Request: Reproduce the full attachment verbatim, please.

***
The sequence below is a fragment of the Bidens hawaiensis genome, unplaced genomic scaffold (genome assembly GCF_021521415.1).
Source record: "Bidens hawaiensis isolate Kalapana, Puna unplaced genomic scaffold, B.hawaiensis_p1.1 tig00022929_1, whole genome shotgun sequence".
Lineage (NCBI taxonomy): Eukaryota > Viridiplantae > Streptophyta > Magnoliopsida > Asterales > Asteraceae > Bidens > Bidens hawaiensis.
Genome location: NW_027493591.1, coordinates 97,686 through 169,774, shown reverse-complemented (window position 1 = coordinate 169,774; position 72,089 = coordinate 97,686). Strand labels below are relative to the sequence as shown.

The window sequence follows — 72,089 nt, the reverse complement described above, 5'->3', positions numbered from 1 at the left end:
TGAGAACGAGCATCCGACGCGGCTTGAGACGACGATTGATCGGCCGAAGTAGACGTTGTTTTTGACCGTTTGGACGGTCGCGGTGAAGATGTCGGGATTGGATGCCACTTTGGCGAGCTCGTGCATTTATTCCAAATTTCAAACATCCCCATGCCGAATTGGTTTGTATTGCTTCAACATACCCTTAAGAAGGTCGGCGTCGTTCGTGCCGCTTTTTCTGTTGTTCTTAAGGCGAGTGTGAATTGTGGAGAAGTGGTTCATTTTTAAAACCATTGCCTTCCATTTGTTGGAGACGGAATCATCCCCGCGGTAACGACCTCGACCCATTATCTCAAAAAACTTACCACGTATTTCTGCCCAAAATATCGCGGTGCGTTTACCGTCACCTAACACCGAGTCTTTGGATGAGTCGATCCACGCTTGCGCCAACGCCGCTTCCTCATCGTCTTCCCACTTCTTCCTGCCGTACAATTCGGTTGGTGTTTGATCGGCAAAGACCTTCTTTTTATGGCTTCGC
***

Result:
The sequence below is a fragment of the Bidens hawaiensis genome, unplaced genomic scaffold (genome assembly GCF_021521415.1).
Source record: "Bidens hawaiensis isolate Kalapana, Puna unplaced genomic scaffold, B.hawaiensis_p1.1 tig00022929_1, whole genome shotgun sequence".
Lineage (NCBI taxonomy): Eukaryota > Viridiplantae > Streptophyta > Magnoliopsida > Asterales > Asteraceae > Bidens > Bidens hawaiensis.
Genome location: NW_027493591.1, coordinates 97,686 through 169,774, shown reverse-complemented (window position 1 = coordinate 169,774; position 72,089 = coordinate 97,686). Strand labels below are relative to the sequence as shown.

The window sequence follows — 72,089 nt, the reverse complement described above, 5'->3', positions numbered from 1 at the left end:
TGAGAACGAGCATCCGACGCGGCTTGAGACGACGATTGATCGGCCGAAGTAGACGTTGTTTTTGACCGTTTGGACGGTCGCGGTGAAGATGTCGGGATTGGATGCCACTTTGGCGAGCTCGTGCATTTATTCCAAATTTCAAACATCCCCATGCCGAATTGGTTTGTATTGCTTCAACATACCCTTAAGAAGGTCGGCGTCGTTCGTGCCGCTTTTTCTGTTGTTCTTAAGGCGAGTGTGAATTGTGGAGAAGTGGTTCATTTTTAAAACCATTGCCTTCCATTTGTTGGAGACGGAATCATCCCCGCGGTAACGACCTCGACCCATTATCTCAAAAAACTTACCACGTATTTCTGCCCAAAATATCGCGGTGCGTTTACCGTCACCTAACACCGAGTCTTTGGATGAGTCGATCCACGCTTGCGCCAACGCCGCTTCCTCATCGTCTTCCCACTTCTTCCTGCCGTACAATTCGGTTGGTGTTTGATCGGCAAAGACCTTCTTTTTATGGCTTCGC